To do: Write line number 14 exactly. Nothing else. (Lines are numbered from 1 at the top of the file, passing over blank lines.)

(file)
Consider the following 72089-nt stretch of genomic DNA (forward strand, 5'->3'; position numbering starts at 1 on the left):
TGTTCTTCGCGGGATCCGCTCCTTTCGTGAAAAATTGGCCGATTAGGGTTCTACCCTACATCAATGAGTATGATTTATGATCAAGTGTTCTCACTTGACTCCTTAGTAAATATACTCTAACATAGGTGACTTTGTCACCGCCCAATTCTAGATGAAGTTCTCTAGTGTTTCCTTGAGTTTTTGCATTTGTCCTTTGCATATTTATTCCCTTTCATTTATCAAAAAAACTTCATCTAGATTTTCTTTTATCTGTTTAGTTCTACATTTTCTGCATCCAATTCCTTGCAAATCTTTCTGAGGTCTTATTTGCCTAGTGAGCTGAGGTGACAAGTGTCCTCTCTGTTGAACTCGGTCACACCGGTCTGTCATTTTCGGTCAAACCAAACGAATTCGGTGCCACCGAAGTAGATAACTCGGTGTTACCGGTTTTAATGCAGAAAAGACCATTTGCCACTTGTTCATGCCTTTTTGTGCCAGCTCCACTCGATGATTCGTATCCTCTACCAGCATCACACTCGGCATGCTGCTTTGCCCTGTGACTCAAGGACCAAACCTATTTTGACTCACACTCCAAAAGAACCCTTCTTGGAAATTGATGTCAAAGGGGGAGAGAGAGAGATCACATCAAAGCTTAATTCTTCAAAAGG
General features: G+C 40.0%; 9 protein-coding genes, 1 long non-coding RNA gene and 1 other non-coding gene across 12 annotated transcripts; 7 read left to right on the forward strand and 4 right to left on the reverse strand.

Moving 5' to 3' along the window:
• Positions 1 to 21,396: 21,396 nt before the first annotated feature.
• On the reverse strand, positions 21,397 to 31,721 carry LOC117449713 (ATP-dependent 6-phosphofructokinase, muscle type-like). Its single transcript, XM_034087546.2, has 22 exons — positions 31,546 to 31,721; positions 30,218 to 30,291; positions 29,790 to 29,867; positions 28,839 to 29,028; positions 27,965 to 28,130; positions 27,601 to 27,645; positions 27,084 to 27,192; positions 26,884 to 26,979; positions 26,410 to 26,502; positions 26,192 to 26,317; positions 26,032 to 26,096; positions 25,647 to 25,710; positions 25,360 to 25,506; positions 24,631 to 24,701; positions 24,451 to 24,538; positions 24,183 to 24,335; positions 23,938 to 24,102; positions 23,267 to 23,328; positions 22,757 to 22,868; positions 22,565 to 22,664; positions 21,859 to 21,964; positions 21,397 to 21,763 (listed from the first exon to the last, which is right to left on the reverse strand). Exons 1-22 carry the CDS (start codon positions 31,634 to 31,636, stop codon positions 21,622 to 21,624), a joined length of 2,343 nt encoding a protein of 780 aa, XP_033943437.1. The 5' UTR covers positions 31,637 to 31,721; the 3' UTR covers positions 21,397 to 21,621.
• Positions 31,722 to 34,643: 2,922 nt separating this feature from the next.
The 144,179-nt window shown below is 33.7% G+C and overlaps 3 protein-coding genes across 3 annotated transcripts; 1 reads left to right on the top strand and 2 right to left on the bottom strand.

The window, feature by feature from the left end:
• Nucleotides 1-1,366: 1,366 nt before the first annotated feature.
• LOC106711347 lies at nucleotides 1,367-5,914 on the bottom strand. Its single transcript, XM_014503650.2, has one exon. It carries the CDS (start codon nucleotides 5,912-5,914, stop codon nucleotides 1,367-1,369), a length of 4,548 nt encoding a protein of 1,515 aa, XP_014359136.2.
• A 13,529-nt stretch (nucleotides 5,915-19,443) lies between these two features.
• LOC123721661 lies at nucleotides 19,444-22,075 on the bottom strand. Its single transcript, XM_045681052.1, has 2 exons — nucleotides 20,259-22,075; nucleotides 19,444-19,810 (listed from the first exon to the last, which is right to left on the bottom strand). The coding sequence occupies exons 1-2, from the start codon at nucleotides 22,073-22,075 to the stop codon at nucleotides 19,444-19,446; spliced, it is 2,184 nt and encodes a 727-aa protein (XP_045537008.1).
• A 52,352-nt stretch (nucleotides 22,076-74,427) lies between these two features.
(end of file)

• A 52,352-nt stretch (nucleotides 22,076-74,427) lies between these two features.